Turkey supplies are at a multi-decade low this Thanksgiving season. That has pushed up turkey producer prices to levels not seen in years.
Consumers who haven’t yet purchased a turkey for next week’s holiday may encounter emptier freezer shelves at grocery stores, and higher retail prices. Meanwhile, supermarkets and food service companies might be forced to absorb some of the elevated costs for turkeys, which often serve as a loss leader to draw customers needing to purchase other holiday meal items.
Turkey producer prices are currently at $0.97 a pound, a level last seen in late 2015 when the US faced its worst-ever avian flu outbreak. The elevated prices come as turkey cold storage levels hit a 37-year low of 117,222 tonnes — 14% below a 10-year average — at the end of September, when turkey stocks typically peak.
This Gro display compares turkey cold storage quantities, producer prices, and turkey poult placements for growth with historical averages and shows how the data series fluctuated through the year.
The reopening of the US economy as the COVID pandemic eases has many more Americans planning for Thanksgiving gatherings this year, with turkey as the main dish. Turkey producers could not have known to expect such a big pickup in demand when much of the country was under lockdown in late 2020 and early 2021, which is when producers could have made plans for this season’s turkey supplies.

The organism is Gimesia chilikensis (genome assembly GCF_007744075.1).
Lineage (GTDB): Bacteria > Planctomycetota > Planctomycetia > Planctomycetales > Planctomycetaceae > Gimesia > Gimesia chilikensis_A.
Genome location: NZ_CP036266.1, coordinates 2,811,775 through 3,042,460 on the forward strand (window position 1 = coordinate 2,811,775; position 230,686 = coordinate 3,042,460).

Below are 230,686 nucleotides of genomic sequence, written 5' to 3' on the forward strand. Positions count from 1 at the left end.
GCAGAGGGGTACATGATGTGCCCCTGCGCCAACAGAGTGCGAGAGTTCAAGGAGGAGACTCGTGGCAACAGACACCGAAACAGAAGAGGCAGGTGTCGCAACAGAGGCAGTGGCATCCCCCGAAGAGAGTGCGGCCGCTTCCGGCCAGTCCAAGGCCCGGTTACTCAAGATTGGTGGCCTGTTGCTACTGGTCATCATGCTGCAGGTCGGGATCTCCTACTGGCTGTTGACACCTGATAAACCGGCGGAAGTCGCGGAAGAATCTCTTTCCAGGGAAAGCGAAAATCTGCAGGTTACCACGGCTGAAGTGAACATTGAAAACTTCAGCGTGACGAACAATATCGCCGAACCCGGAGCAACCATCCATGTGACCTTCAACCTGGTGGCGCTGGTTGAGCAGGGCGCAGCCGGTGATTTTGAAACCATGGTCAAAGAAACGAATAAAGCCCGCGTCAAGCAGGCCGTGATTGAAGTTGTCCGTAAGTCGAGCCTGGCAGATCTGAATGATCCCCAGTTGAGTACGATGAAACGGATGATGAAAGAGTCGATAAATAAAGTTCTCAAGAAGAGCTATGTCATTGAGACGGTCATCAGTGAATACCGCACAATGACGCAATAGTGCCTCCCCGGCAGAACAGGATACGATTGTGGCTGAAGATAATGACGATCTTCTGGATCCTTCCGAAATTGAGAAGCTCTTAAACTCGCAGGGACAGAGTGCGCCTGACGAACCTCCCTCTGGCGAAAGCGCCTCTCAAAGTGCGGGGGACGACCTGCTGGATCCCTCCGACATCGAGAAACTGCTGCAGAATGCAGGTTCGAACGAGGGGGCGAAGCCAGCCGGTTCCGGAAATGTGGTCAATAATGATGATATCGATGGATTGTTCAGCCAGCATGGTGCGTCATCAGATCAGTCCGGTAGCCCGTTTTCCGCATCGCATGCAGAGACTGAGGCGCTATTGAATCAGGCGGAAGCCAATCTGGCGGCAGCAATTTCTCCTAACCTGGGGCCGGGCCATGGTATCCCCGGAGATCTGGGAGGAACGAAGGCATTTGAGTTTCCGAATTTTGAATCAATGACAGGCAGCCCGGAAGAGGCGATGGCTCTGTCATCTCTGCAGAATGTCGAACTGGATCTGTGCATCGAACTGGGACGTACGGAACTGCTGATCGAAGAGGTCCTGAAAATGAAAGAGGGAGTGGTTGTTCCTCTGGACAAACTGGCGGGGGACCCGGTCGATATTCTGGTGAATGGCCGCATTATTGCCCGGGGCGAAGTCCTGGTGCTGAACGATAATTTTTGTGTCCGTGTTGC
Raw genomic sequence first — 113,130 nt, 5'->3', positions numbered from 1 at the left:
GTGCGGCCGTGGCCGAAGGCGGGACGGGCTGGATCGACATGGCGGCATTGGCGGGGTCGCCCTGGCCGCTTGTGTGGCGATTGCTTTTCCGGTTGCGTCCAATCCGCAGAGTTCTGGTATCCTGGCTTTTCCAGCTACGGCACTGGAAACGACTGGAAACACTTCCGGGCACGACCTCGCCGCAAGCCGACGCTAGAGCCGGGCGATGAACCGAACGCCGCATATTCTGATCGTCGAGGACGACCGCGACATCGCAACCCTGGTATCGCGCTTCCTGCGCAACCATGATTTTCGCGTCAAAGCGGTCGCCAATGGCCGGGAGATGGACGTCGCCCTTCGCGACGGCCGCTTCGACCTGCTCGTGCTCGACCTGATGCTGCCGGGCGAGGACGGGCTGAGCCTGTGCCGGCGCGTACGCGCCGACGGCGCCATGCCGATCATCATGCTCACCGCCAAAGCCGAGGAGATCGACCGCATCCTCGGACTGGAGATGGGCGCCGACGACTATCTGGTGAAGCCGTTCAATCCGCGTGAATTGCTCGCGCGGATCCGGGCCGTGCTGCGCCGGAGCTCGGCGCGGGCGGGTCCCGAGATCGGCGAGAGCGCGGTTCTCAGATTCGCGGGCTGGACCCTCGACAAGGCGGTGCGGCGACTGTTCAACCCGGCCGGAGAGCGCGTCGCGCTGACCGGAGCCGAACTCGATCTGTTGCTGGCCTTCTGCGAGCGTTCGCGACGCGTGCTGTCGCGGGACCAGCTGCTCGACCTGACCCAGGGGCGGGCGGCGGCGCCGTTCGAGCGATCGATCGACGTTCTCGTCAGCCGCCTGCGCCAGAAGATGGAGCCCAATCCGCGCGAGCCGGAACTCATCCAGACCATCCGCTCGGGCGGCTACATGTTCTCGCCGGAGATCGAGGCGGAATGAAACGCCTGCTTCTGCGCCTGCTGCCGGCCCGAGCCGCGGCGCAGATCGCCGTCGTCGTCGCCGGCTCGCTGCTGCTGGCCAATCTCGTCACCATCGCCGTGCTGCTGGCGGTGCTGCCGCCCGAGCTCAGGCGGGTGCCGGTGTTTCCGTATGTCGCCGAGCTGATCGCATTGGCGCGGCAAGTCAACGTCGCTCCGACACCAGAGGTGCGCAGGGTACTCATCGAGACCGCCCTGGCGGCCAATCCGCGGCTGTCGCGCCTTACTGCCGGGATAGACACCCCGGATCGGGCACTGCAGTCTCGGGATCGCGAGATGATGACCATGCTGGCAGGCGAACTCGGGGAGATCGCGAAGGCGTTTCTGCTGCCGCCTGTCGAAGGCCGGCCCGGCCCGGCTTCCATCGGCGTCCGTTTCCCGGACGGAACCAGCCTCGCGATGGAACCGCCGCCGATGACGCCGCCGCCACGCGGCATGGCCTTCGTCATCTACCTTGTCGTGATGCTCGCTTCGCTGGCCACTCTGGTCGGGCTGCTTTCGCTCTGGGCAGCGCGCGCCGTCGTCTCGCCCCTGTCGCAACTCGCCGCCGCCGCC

Turkey producers, warehouse operators, and distributors typically begin getting ready for Thanksgiving as far back as the previous year’s December — adjusting the number of layers, rate of slaughter, and rate of cold storage replenishment. Even as late as July 2021, turkey poult placements for growth were 8% lower than the 10-year average.
Higher turkey prices come amid a broad-based acceleration of food price inflation. Gro’s US Food Price Index has jumped 20% in the past year, as Gro wrote about here, including a doubling in poultry prices and a 33% rise in beef prices.